Harvard enters the game with four of the conference’s top 10 scorers in forwards Tammy Shewchuk (6g, 10a), Angie Francisco (3g, 13a), Jennifer Botterill (8g, 6a)and Kiirsten Suurkask (6g, 6a). The Crimson leads the conference in scoring at 5.12 goals per game. Although Harvard only carries 14 skaters on its roster, nearly all of them are scoring threats who can play at the blue line or the wing.
“We have got Division I players all the way through our roster,” said Harvard coach Katey Stone. “That is a first for us, and we are working hard to do more with less players this year. We are getting better every day and we have good competition at every position, even at goaltender.”
On the other hand, goaltending is still the strength at Brown. Sophomore netminder Pam Dreyer has proved herself as a capable successor to Ali Brewer, last year’s Kazmaier Award winner. Breyer is second in the conference in both GAA (0.99) and save percentage (.966). With Dreyer between the pipes, Brown leads the ECAC in defense, allowing just 1.50 goals a game
Naturally, this suggests that the key to Wednesday’s game will be how Brown’s offense fares against Harvard’s defense. Junior Alison Kuusisto has been reliable for the Crimson in net thus far, though Stone may give the nod to rookie Jessica Ruddock. Either way, Brown will look to senior forwards Kathleen Kauth (2g, 6a) and Christina Sorbara (3g, 4a) to provide some offense in the Harvard zone.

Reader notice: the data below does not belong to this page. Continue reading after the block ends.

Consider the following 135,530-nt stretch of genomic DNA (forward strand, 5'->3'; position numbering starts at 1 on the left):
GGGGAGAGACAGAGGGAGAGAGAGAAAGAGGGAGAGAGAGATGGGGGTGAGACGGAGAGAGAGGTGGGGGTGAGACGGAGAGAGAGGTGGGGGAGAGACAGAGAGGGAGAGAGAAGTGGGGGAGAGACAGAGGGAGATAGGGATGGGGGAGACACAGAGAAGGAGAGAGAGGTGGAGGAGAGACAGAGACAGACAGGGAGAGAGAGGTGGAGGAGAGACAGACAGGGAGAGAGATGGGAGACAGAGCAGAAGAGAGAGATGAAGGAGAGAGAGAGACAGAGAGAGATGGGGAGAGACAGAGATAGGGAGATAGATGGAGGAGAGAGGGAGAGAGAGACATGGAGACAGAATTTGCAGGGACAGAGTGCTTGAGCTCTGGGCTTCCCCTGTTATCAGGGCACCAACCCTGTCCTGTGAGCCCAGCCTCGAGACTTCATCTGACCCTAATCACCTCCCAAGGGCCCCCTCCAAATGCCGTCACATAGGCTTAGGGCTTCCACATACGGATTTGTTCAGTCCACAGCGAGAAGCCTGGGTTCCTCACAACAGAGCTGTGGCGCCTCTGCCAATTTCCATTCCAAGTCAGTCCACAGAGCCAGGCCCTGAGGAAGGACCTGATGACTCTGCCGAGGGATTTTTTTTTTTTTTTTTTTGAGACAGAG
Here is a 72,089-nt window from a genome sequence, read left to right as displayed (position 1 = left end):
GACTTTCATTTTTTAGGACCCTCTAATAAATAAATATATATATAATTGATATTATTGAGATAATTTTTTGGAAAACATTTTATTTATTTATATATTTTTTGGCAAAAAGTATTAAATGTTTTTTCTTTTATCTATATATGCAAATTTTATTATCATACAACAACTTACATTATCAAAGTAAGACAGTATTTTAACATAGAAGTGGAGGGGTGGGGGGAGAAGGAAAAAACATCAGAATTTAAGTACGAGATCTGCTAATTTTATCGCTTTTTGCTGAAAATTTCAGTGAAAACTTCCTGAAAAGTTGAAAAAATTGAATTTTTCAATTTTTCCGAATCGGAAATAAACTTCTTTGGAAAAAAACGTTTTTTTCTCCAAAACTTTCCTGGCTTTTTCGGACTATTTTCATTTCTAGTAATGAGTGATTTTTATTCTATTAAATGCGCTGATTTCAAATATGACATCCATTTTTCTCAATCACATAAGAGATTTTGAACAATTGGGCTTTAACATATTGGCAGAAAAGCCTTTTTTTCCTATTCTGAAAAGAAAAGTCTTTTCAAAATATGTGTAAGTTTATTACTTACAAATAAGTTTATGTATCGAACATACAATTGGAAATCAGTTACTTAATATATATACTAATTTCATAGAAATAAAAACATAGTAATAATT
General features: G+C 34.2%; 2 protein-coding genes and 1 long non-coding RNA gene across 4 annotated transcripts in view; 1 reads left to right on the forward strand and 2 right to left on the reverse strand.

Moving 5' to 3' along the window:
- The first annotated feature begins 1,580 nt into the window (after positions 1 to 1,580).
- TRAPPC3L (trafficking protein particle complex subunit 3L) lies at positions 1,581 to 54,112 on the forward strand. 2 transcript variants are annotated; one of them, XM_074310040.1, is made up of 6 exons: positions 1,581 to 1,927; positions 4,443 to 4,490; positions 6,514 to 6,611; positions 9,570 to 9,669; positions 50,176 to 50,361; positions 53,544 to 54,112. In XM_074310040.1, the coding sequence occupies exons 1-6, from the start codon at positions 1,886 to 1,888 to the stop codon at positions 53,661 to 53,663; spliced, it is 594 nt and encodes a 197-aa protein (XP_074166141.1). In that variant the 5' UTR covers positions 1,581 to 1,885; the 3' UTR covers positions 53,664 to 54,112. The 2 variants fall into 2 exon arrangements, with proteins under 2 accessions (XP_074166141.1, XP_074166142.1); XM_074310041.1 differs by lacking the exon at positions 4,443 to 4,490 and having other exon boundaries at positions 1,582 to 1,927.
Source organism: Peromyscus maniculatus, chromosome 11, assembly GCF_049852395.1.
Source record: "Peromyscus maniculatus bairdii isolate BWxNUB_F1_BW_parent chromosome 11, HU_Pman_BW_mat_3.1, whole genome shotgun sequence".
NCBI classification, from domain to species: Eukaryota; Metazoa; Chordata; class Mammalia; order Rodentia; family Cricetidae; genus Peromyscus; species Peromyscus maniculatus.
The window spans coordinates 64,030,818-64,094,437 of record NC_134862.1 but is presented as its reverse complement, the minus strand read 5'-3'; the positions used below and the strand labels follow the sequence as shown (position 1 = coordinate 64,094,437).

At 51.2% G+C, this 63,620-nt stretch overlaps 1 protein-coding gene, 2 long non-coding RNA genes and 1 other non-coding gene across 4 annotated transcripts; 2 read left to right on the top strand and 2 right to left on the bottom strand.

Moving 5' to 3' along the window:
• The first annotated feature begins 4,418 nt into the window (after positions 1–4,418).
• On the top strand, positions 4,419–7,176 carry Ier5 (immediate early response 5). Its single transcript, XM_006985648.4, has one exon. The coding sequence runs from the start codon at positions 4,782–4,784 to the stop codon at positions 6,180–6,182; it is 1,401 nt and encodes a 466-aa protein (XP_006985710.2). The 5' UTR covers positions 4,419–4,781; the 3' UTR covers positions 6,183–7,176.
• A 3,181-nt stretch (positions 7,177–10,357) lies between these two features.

Even Steven at Matthews Arena
In one of the more closely contested interconference matchups last weekend, No. 10 Ohio State (5-6-2) split a two-game series with No. 9 Northeastern (6-2-0) in Boston. This was a rematch of the series that began the Buckeyes’ inaugural season in 1999-2000, and the outcomes were much more competitive than last year’s 6-0, 7-2 final scores.
This time, Ohio State took Saturday’s game in overtime, 4-3, before Northeastern netminder Erika Silva blanked the Buckeyes on Sunday, 3-0. Silva clearly was the difference, as Ohio State clearly dominated in shots on goal, 45-20. On the weekend, Ohio State outshot the Huskies, 89-42.
We have been very successful with our forecheck this year,” said Ohio State coach Jackie Barto. “We are able to get the puck deep in the zone and apply a lot of pressure with our forecheck. We also are generating quality shots off our forecheck. Erika Silva was the difference in the game on Sunday, she came up big on the penalty kill. You definitely need to put a lot of quality shots at her and I feel she plays even better with a lead.”
Barto has received a strong showing from her freshmen class this year. In addition to rookie defensemen Kelli Halscisak (3g, 7a) and Emma Laaksonen (5g, 2a), forward Jeanne Chapple (5g, 5a) has established herself as a force around the net. In Saturday’s win, Chapple scored an unassisted goal and also recorded the equalizer in the third period that sent the game into overtime, when a score from Shana Frost won it for the Buckeyes.
“Jeanne is a quick explosive forward who can generate offense,” said Barto. “She is improving every weekend in the defensive end and she is quickly learning our systems. Because of her speed and quickness and work ethic she is a threat with the puck and she can generate off the cycle. We need her to get stronger physically and continue to work on developing her shot.”
The Buckeyes will be tested again this weekend when No. 6 Minnesota-Duluth (8-3-1) comes to Columbus for two games.